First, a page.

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Guinea Electoral Commission Meets with Donors


Guinea's electoral commission and international donors are discussing plans to organize elections in six months. The vote is part of a regionally-backed transitional authority meant to end more than one year of military rule.

Guinea's National Independent Electoral Commission and international donors are meeting for the first time since regional mediator Burkinabe President Blaise Compaore reached the interim government deal with Guinea's military leaders.

The talks are expected to focus on a timetable for voter and candidate registration as well as a preliminary budget for the cost of holding elections within six months.

Jean-Marie Dore will be the country's new interim prime minister. He says keeping to that schedule presents considerable challenges for one of the world's poorest countries.

Jean-Marie Dore speaks to journalists in Dakar (File)

Jean-Marie Dore speaks to journalists in Dakar (File)

Mr. Dore says the transition could be one month or it could be three years, depending on what has already been done with voter registration. While he says the transitional government will work to meet the six-month deadline, everything does not depend on the government.

Mr. Dore says the success of the election will depend on its organization. And if there is not enough money to organize it properly, he says Guinea will continue to struggle.

The U.N. Secretary Generals' special representative for West Africa Said Djinnit says the six-month timetable can be met, but only if things are done quickly with proper support.

"This is a window of opportunity that should be seized by national stake-holders but also by international stake-holders to ensure that this time around we can help the country exit from the crisis and return to constitutional order," he said.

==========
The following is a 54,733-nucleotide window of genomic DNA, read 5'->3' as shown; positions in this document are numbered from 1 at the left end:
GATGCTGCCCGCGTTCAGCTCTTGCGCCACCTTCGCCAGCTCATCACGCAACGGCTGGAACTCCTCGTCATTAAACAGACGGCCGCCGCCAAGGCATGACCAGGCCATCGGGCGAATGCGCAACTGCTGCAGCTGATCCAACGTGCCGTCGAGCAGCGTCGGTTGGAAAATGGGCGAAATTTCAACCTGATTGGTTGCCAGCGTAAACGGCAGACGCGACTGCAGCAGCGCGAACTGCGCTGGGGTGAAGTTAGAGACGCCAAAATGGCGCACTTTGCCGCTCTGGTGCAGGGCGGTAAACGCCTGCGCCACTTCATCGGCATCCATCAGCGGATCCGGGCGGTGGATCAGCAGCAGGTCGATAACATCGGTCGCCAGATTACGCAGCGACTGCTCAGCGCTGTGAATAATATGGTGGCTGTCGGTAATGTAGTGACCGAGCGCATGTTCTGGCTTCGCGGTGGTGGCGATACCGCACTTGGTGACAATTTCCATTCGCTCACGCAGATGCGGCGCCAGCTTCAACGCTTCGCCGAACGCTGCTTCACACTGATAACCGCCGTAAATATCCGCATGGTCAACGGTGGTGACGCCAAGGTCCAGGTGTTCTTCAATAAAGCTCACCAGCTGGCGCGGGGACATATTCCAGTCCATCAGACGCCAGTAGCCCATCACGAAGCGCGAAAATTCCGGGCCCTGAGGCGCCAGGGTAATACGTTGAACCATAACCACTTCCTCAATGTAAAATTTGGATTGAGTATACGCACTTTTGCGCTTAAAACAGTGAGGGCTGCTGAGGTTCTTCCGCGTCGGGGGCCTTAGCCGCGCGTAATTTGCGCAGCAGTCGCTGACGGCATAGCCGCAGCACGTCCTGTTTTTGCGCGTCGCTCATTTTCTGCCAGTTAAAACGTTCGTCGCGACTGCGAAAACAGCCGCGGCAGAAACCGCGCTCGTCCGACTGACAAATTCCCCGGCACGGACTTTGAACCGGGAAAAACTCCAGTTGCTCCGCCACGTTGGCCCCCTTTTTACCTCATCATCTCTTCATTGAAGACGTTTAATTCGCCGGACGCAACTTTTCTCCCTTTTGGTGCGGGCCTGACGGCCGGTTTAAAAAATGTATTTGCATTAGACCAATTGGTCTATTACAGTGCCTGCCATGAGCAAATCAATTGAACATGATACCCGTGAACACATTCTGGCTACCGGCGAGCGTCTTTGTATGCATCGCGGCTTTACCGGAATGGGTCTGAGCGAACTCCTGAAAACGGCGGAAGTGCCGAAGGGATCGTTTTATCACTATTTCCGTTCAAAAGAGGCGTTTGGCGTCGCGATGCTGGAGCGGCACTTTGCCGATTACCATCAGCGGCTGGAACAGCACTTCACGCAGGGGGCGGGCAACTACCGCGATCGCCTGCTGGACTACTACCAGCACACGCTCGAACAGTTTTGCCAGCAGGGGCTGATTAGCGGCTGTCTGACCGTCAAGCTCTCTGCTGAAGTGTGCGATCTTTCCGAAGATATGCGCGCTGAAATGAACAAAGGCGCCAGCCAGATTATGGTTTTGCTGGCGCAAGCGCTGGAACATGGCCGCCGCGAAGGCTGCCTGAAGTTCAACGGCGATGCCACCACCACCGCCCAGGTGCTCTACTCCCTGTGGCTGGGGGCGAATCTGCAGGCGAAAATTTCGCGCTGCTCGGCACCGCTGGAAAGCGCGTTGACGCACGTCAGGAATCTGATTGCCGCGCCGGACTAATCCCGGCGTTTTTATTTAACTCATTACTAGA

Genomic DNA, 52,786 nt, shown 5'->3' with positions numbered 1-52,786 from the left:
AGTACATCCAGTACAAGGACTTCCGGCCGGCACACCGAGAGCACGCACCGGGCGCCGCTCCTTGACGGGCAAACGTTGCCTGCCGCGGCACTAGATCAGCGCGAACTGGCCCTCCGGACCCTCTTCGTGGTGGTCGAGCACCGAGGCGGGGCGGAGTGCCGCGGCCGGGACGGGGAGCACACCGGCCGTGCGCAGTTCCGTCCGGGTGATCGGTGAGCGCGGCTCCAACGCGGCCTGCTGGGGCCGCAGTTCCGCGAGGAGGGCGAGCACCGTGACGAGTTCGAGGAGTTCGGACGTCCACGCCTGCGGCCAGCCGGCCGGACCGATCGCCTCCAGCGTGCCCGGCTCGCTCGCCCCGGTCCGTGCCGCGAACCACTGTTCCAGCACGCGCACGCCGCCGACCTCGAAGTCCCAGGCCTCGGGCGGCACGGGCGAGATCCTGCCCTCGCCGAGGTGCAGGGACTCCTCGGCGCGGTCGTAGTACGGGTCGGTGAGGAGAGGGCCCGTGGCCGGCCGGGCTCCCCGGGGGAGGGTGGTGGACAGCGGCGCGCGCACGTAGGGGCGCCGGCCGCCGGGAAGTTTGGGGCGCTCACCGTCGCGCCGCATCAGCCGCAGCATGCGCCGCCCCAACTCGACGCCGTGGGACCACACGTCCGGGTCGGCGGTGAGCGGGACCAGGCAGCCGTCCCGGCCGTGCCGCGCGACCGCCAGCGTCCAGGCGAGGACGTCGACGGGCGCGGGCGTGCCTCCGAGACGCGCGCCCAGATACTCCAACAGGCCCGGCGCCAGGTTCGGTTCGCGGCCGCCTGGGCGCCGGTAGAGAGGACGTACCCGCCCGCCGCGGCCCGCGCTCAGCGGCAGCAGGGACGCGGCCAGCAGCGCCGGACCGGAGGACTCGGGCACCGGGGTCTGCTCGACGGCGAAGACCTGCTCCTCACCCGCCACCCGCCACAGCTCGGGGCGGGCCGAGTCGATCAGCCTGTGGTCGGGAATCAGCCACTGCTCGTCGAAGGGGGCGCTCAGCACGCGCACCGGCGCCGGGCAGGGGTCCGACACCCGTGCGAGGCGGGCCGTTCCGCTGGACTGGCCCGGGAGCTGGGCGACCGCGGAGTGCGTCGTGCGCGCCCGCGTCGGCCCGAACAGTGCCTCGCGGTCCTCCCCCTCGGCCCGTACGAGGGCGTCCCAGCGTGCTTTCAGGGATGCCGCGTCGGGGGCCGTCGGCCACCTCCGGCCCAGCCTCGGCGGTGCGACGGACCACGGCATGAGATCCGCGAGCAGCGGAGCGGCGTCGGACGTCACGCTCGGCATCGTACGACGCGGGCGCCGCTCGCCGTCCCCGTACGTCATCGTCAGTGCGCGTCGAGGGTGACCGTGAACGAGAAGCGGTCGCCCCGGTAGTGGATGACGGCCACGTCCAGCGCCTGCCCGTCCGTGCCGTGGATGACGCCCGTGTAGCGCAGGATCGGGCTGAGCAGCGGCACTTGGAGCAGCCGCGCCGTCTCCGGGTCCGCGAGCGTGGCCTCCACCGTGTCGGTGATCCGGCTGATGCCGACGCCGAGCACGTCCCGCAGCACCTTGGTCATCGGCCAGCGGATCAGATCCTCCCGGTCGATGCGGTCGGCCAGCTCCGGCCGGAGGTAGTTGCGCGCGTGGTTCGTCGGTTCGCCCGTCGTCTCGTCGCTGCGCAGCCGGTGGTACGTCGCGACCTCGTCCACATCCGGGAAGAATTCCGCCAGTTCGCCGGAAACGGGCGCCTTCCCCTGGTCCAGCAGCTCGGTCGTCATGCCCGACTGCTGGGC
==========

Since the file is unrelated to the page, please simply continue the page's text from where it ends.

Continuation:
Guinea has been under military rule since a December 2008 coup that brought to power Captain Moussa Dadis Camara. He was shot last month by the former head of the presidential guard who says Captain Camara was trying to blame him for the killing of at least 157 opposition protesters in September.

While Captain Camara continues to recover from those wounds in Burkina Faso, Defense Minister Sekouba Konate is Guinea's acting military ruler. He and the interim prime minister will oversee the 101-member transitional authority.

Djinnit met with General Konate and Mr. Dore before the electoral commission meeting.

"I believe that all are keen to go through the shortest transition possible that will allow for preparing for the election as soon as possible, but also giving some time for some socio-economic support because I think it is very important that before the people of Guinea go to elections that the people could see the dividends of reconciliation in terms of resuming support by the international community, by the international financial institutions, and the key bilateral partners of Guinea to make sure that all efforts will converge towards making this opportunity a reality and returning quickly to democratic rule," he said.

Djinnit was joined in Conakry by the head of the Economic Community of West African States Commission, Mohamed Ibn Chambas, and by African Union representative Ibrahim Fall.

Djinnit says the international community understands that Guinea will need strong support to meet its goal of having elections in June.

German Ambassador Karl Prinz told Guinea's state television that the European Union is prepared to resume cooperation with the new government, will support the presidential elections, and will contribute to reforming the country's military.

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